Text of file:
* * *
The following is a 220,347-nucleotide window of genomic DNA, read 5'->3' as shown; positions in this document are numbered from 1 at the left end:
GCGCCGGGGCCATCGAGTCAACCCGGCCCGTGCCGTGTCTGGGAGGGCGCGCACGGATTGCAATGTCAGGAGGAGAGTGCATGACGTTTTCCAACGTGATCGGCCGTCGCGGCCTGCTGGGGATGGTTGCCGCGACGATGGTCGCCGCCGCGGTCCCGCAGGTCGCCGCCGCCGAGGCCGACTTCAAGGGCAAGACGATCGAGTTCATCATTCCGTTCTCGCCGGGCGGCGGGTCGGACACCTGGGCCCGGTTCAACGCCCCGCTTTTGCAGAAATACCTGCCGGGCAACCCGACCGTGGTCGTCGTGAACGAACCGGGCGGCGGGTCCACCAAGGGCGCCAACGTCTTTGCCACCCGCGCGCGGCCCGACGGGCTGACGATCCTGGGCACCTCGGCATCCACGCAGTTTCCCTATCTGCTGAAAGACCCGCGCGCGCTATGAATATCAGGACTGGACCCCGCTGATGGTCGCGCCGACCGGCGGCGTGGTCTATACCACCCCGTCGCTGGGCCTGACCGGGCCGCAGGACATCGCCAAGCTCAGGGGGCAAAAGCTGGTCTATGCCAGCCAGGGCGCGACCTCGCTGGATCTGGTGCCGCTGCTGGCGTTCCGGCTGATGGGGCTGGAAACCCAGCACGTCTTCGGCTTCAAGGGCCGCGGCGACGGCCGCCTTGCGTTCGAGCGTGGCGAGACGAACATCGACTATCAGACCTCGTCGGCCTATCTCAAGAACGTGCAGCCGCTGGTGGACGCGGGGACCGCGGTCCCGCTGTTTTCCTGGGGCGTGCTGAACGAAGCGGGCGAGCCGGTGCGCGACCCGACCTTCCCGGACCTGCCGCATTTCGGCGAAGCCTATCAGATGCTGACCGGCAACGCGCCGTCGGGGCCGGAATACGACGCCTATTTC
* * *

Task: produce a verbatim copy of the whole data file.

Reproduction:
The following is a 220,347-nucleotide window of genomic DNA, read 5'->3' as shown; positions in this document are numbered from 1 at the left end:
GCGCCGGGGCCATCGAGTCAACCCGGCCCGTGCCGTGTCTGGGAGGGCGCGCACGGATTGCAATGTCAGGAGGAGAGTGCATGACGTTTTCCAACGTGATCGGCCGTCGCGGCCTGCTGGGGATGGTTGCCGCGACGATGGTCGCCGCCGCGGTCCCGCAGGTCGCCGCCGCCGAGGCCGACTTCAAGGGCAAGACGATCGAGTTCATCATTCCGTTCTCGCCGGGCGGCGGGTCGGACACCTGGGCCCGGTTCAACGCCCCGCTTTTGCAGAAATACCTGCCGGGCAACCCGACCGTGGTCGTCGTGAACGAACCGGGCGGCGGGTCCACCAAGGGCGCCAACGTCTTTGCCACCCGCGCGCGGCCCGACGGGCTGACGATCCTGGGCACCTCGGCATCCACGCAGTTTCCCTATCTGCTGAAAGACCCGCGCGCGCTATGAATATCAGGACTGGACCCCGCTGATGGTCGCGCCGACCGGCGGCGTGGTCTATACCACCCCGTCGCTGGGCCTGACCGGGCCGCAGGACATCGCCAAGCTCAGGGGGCAAAAGCTGGTCTATGCCAGCCAGGGCGCGACCTCGCTGGATCTGGTGCCGCTGCTGGCGTTCCGGCTGATGGGGCTGGAAACCCAGCACGTCTTCGGCTTCAAGGGCCGCGGCGACGGCCGCCTTGCGTTCGAGCGTGGCGAGACGAACATCGACTATCAGACCTCGTCGGCCTATCTCAAGAACGTGCAGCCGCTGGTGGACGCGGGGACCGCGGTCCCGCTGTTTTCCTGGGGCGTGCTGAACGAAGCGGGCGAGCCGGTGCGCGACCCGACCTTCCCGGACCTGCCGCATTTCGGCGAAGCCTATCAGATGCTGACCGGCAACGCGCCGTCGGGGCCGGAATACGACGCCTATTTC